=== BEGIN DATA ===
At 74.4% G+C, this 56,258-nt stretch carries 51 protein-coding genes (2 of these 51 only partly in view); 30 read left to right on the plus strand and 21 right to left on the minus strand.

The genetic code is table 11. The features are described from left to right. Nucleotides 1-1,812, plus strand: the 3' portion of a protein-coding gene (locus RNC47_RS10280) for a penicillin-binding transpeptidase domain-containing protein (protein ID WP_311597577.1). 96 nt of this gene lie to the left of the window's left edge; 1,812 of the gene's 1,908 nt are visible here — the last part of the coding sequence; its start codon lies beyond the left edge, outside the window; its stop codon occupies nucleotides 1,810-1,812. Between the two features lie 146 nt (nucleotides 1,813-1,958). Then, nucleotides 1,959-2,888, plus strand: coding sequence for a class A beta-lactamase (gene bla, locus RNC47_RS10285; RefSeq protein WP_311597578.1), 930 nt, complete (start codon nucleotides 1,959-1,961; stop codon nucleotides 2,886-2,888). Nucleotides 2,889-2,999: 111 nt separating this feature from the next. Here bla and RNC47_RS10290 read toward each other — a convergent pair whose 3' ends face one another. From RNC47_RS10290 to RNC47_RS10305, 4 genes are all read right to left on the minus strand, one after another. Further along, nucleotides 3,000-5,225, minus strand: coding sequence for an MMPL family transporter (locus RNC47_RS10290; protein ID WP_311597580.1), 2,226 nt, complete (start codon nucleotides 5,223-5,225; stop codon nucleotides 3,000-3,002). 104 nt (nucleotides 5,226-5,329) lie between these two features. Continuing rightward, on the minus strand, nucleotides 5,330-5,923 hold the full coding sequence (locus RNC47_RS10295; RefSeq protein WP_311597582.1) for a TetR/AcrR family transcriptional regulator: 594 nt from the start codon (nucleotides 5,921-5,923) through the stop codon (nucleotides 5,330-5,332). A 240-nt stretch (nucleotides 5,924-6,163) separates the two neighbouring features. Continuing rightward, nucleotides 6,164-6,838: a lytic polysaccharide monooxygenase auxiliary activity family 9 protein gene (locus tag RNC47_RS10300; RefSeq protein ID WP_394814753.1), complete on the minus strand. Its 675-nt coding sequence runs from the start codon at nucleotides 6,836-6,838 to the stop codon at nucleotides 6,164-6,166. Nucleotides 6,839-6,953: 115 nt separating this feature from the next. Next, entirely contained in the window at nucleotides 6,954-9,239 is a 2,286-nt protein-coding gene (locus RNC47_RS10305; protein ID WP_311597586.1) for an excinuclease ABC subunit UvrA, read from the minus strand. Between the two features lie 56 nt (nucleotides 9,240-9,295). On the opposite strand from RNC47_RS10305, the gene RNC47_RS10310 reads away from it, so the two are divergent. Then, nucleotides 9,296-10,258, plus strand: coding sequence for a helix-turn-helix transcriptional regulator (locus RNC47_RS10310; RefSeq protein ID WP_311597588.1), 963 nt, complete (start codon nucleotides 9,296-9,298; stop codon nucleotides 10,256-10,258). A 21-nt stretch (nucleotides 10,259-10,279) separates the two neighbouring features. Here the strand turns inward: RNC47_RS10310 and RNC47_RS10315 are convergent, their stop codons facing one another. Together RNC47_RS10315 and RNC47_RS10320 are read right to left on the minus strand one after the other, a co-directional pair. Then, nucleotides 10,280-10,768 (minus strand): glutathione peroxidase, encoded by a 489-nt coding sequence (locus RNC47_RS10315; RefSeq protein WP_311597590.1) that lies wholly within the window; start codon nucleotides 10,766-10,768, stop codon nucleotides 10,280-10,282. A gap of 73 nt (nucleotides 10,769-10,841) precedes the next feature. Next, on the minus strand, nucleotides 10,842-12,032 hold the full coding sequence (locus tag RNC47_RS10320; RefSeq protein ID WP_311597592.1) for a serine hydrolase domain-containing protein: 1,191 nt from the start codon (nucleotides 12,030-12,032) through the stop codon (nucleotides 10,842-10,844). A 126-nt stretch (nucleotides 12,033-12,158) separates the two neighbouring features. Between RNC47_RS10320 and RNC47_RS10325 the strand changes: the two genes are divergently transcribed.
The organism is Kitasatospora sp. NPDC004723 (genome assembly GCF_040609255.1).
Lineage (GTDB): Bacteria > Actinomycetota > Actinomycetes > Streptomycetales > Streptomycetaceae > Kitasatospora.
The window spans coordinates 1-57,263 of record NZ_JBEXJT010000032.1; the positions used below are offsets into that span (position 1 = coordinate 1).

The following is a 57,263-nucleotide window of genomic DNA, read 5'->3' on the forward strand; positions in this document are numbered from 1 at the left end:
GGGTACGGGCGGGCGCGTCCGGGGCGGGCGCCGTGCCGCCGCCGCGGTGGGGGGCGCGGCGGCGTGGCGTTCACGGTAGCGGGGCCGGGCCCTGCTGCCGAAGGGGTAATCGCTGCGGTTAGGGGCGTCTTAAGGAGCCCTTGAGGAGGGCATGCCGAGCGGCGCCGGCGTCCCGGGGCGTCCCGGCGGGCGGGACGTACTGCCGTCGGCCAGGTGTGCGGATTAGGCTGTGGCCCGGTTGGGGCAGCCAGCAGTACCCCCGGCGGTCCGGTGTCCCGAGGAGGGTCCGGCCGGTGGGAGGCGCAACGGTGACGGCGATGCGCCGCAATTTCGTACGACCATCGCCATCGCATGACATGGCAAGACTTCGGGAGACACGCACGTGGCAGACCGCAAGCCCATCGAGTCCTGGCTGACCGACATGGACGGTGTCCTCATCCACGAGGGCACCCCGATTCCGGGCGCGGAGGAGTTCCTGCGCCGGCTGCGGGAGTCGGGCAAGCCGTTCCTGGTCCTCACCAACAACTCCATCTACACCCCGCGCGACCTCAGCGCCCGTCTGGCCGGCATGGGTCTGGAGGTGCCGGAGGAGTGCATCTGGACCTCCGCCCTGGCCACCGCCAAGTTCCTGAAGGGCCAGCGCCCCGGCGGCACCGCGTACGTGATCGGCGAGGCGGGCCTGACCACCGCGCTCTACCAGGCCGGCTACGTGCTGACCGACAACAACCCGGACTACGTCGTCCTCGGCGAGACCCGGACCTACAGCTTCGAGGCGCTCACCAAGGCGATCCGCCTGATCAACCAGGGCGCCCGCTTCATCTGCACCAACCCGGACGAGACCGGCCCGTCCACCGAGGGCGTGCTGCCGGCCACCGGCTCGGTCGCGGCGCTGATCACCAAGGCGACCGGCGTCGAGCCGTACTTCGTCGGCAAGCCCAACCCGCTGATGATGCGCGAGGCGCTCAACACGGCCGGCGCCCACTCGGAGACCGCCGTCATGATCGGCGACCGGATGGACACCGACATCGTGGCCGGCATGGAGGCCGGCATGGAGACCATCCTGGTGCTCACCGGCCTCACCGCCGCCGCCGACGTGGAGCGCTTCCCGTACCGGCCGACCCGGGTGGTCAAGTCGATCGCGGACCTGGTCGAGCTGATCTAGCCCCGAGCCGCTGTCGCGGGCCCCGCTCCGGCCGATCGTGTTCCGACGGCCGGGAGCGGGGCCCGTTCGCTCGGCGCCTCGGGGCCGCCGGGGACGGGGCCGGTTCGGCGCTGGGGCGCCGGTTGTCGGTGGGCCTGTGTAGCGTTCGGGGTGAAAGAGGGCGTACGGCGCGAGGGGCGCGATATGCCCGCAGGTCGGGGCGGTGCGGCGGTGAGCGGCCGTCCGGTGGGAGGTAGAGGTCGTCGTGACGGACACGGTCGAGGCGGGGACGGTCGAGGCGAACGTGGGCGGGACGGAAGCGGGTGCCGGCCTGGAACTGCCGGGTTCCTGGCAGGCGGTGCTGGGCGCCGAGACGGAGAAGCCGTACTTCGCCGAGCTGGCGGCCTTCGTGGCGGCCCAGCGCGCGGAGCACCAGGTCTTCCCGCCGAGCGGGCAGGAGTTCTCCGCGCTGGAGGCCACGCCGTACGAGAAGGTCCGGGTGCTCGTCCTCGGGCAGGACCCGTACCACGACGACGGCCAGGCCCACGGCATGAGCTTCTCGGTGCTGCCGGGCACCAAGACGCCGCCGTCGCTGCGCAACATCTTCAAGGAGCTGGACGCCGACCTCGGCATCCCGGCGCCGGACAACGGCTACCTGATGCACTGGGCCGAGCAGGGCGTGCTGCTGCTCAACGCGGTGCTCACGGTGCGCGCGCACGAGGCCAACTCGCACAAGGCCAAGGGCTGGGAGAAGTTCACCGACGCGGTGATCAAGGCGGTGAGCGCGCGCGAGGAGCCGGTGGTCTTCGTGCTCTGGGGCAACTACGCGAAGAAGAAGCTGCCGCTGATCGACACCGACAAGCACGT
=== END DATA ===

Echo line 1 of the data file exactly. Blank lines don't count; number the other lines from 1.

At 74.4% G+C, this 56,258-nt stretch carries 51 protein-coding genes (2 of these 51 only partly in view); 30 read left to right on the plus strand and 21 right to left on the minus strand.